Children and Family
Justice Center
Northwestern Pritzker
School of Law
375 East Chicago Avenue
Chicago, IL 60611-3069
312.503.8576 phone
312.503.8977 fax
cfjc@law.northwestern.edu

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Children and Family Justice Center

 


NPR’s “All Things Considered” turns to CFJC's Shobha L. Mahadev for an explanation of the felony murder charge in Arbery trial

Shobha L. MahadevFollowing the felony murder convictions of three men in the shooting death of Ahmaud Arbery, NPR’s “All Things Considered” turned to CFJC’s Shobha L. Mahadev for an explanation of felony murder. 

Shobha, a clinical professor of law, said the felony murder charge is an exception to the idea that only the person intending to commit a murder should be held responsible. “(A felony murder) conviction arises from your conduct and your intent to commit another felony, and then that felony is connected to murder itself,” she said. “So felony murder is actually kind of a different way in which we hold people responsible for murder, even if they don't intend to commit murder at all or cause a death.”

Unlike the Arbery case, where all of the defendants were white men, prosecutors more often use the felony murder charge to secure a lengthy prison sentence for youth, women and Black defendants who have been present at a crime that resulted in a death but did not have an intent to murder.

Shobha said some states have modified felony murder statutes to narrow their scope and noted that even without the option of felony murder, prosecutors can secure (procure?) long prison sentences by charging other felonies at the root of the felony murder charge.

Earlier this year, Shoba and Steven Drizin, co-director of the Center on Wrongful Convictions, published a detailed look at the history and impact of felony murder in The Appeal.


What is life like inside the five Illinois prisons for youth?

The answer to that question is best answered by the young people living it 24/7. CFJC went inside the prisons to ask that question and many more. You’ll find some of the answers in our latest installment of CFJC’s series Community Safety & the Future of Illinois’ Youth PrisonsCommunity Safety & The Future of Illinois' Youth Prisons logo

Between July 2019 and July 2020, we hosted more than 30 convenings of youth behind the walls and additional convenings of discussions with staff and incarcerated adults who previously were held in youth prisons. Most were conducted in person, but videoconferencing was used for all conducted after the pandemic took hold in March.

“Overall, the youth reported feeling shamed, criminalized, and punished, but not prepared for reintegration into broader society,” according to the report.

The series of reports is the result of a multi-year research endeavor by the Children and Family Justice Center.  The research included interviews with a wide variety of policymakers, a survey of over 150 stakeholders, the collection and analysis of data about the state’s justice system, and an extensive review of academic and practitioner research. The series will culminate in a detailed set of recommendations, consistent with calls from researchers and practitioners nationwide, for a five-year plan to end Illinois’ use of large, adult-modeled prisons for youth and to expand alternatives to incarceration. Find each installment on our Youth In Custody section.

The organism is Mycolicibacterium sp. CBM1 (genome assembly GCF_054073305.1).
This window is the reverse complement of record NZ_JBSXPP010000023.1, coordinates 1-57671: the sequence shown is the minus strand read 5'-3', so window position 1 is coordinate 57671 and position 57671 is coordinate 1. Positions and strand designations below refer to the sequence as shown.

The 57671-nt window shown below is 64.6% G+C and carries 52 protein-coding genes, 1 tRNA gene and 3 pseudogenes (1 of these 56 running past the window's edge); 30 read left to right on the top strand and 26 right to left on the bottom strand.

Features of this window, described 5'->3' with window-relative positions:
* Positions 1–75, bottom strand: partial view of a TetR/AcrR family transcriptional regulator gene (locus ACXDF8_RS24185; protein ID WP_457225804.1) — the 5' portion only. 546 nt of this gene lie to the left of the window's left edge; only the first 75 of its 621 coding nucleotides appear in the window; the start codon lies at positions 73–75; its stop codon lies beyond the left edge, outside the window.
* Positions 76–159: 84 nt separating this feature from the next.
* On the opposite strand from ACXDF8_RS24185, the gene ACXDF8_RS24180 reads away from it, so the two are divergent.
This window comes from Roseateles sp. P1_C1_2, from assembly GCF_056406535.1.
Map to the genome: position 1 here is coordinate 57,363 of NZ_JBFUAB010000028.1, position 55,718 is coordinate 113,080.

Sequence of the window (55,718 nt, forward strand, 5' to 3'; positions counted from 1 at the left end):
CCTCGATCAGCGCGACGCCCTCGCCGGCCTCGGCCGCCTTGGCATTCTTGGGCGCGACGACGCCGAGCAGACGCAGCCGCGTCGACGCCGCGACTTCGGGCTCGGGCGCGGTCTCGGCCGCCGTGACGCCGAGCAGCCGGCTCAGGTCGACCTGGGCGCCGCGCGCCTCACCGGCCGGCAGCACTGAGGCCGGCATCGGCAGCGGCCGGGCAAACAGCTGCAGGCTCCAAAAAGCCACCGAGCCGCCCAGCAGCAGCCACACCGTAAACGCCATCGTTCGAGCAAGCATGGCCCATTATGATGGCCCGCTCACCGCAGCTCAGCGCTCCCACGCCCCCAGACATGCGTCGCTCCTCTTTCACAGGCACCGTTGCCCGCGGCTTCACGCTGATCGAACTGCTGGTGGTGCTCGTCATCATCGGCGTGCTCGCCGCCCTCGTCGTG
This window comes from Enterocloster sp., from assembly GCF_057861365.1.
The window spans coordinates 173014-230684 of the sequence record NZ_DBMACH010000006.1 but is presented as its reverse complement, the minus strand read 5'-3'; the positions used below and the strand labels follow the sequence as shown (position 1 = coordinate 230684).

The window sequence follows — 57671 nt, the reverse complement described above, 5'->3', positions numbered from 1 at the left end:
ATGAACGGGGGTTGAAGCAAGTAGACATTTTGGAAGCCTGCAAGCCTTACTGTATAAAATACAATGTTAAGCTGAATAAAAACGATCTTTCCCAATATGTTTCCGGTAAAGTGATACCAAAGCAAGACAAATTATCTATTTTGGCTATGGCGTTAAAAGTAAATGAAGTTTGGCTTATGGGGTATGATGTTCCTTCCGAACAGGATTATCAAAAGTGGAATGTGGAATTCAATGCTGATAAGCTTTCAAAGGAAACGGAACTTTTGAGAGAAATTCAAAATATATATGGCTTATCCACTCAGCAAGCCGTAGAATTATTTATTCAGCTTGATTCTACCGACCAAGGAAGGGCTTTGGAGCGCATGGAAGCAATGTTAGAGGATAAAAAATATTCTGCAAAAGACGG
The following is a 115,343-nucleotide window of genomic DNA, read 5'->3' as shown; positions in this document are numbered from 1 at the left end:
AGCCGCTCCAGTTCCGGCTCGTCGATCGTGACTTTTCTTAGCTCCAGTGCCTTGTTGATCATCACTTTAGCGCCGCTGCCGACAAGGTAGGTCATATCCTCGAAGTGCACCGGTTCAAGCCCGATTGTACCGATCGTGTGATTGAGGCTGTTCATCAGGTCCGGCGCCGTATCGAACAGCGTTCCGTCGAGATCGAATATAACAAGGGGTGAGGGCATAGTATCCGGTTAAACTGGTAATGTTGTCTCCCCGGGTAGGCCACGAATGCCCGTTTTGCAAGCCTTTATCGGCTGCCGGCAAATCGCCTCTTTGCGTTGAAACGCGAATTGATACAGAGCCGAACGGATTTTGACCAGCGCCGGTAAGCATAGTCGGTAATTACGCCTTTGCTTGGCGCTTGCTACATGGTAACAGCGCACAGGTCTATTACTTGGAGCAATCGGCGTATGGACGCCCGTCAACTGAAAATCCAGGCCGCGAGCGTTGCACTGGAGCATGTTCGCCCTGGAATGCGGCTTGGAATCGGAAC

Juvenile Justice During the Coronavirus Pandemic

In a recent Planet Lex podcast, CFJC Director Julie L. Biehl explained efforts to release juveniles from prison during the Covid-19 pandemic, and explained her vision for the future of juvenile justice.

 


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CFJC — along with formerly incarcerated youth, youth and families impacted by the juvenile legal system, and people who care about impact of the juvenile legal system — have launched the Final 5 Campaign.

The Final 5 Campaign asks the state to take the following steps:

CLOSE the five remaining Illinois youth prisons within the next two years, with the two largest facilities (located in St. Charles and Harrisburg) leading the way.

DEVELOP a continuum of services that does not rely primarily on placing youth into facilities. Congregate settings must have a maximum capacity of 10 youth and offer developmentally-appropriate levels of comfort, privacy, and self-determination. The youth’s family must be provided transportation to visit the youth weekly.

SPEND twice as much on community-directed prevention and re-entry resources than is allocated to the construction or rehabilitation of new facilities.

ENSURE that all IDJJ staff, contractors, and other adults interacting with youth on a professional level are trauma-informed and invested in the growth and rehabilitation of the youth in custody.

ACTIVELY INVOLVE formerly incarcerated youth, other impacted people and advocates, in the transformation of the juvenile prison system.

In brief, the Campaign is committed to ending youth incarceration, investing in communities and working with you to achieve our shared vision of a system that will help children in their home communities and provides equitable treatment of youth of color.  JOIN US.



About the Children and Family Justice Center

Founded in 1992, the Children and Family Justice Center (CFJC) is a comprehensive children's law office and part of the Bluhm Legal Clinic at Northwestern Pritzker School of Law. At the CFJC, attorneys and law students work together to promote justice for children, adolescents, and their families through direct legal representation, policy advocacy and law reform. More...


 

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